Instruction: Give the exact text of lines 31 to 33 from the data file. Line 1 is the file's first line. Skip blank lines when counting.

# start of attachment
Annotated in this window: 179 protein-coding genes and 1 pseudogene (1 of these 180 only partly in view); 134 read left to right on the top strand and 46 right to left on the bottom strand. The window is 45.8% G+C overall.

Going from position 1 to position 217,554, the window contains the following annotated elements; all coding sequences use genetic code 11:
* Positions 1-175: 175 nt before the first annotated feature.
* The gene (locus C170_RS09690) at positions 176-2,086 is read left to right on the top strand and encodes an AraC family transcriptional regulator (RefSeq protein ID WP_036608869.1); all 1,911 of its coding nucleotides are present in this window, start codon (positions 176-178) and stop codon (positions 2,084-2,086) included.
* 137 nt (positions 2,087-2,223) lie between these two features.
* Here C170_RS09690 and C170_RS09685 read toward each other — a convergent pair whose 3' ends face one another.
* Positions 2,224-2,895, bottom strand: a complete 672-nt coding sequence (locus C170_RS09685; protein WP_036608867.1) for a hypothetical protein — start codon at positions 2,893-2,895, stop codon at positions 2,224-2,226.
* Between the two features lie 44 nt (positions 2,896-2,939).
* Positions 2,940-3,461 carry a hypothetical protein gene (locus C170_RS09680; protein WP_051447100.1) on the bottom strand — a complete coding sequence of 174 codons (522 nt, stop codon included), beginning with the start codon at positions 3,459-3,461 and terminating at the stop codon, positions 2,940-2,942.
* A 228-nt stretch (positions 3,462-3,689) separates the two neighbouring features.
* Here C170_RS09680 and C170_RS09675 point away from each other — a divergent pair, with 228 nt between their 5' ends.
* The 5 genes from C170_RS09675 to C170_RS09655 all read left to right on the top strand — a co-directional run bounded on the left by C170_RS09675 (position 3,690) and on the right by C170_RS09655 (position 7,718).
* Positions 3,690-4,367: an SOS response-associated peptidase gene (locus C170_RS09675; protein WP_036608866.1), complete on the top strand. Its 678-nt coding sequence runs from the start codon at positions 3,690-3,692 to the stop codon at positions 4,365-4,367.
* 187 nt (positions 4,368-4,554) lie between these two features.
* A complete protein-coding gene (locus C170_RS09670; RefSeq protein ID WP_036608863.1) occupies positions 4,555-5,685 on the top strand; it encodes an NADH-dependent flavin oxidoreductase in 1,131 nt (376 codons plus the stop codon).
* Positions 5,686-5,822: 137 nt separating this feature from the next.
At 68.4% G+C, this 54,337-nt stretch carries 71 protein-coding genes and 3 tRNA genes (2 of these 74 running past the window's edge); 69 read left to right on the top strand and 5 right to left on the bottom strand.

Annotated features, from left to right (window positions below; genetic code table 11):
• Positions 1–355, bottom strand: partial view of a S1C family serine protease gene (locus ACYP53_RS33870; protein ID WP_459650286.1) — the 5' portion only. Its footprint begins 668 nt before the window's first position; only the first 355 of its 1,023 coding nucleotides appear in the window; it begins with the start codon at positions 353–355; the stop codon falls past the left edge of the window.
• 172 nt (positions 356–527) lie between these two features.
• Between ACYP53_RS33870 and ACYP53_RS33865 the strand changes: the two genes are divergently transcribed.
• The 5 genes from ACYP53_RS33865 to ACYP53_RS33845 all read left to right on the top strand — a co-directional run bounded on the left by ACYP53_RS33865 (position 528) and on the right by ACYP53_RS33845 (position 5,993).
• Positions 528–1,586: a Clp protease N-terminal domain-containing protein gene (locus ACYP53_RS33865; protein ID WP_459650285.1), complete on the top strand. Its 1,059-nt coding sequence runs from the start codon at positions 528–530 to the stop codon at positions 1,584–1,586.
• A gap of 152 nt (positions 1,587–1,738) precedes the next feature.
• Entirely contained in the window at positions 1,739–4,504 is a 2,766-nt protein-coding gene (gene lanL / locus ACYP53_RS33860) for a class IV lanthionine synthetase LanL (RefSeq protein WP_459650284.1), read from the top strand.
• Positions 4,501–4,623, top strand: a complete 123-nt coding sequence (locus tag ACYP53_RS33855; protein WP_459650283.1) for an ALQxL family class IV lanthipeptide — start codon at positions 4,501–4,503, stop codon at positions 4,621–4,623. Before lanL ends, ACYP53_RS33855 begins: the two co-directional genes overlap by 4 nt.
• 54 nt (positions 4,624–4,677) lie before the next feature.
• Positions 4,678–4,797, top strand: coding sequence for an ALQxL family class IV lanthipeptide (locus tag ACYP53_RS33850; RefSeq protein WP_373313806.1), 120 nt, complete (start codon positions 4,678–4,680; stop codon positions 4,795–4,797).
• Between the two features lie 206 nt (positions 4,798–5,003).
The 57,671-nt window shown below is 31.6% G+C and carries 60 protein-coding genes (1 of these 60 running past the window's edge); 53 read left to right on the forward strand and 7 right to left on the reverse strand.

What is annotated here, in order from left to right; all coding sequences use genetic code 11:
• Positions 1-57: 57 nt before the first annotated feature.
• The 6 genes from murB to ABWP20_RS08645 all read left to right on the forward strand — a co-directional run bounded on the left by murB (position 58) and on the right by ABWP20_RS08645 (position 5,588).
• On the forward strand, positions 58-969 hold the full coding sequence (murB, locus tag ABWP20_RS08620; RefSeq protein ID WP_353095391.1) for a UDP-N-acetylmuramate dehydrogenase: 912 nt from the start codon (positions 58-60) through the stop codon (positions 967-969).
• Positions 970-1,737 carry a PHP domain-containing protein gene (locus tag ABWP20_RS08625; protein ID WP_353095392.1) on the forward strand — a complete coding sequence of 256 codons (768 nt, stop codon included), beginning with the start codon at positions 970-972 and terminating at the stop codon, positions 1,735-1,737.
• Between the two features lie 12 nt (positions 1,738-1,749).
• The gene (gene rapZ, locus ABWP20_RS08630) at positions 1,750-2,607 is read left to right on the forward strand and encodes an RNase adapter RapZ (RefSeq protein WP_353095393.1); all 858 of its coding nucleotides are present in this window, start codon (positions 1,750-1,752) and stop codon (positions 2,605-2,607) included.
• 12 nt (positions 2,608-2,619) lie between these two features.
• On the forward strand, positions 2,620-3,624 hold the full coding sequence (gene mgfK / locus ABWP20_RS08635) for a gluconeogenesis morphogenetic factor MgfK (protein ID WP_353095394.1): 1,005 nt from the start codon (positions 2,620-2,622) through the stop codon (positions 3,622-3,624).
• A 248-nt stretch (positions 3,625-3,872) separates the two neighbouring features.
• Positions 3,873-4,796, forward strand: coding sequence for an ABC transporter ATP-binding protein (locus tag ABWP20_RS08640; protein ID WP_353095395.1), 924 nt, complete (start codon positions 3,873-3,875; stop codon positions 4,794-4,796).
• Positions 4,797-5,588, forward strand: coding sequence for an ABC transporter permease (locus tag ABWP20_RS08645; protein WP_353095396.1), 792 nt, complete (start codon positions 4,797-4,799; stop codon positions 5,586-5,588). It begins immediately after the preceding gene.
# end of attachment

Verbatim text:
What is annotated here, in order from left to right; all coding sequences use genetic code 11:
• Positions 1-57: 57 nt before the first annotated feature.
• The 6 genes from murB to ABWP20_RS08645 all read left to right on the forward strand — a co-directional run bounded on the left by murB (position 58) and on the right by ABWP20_RS08645 (position 5,588).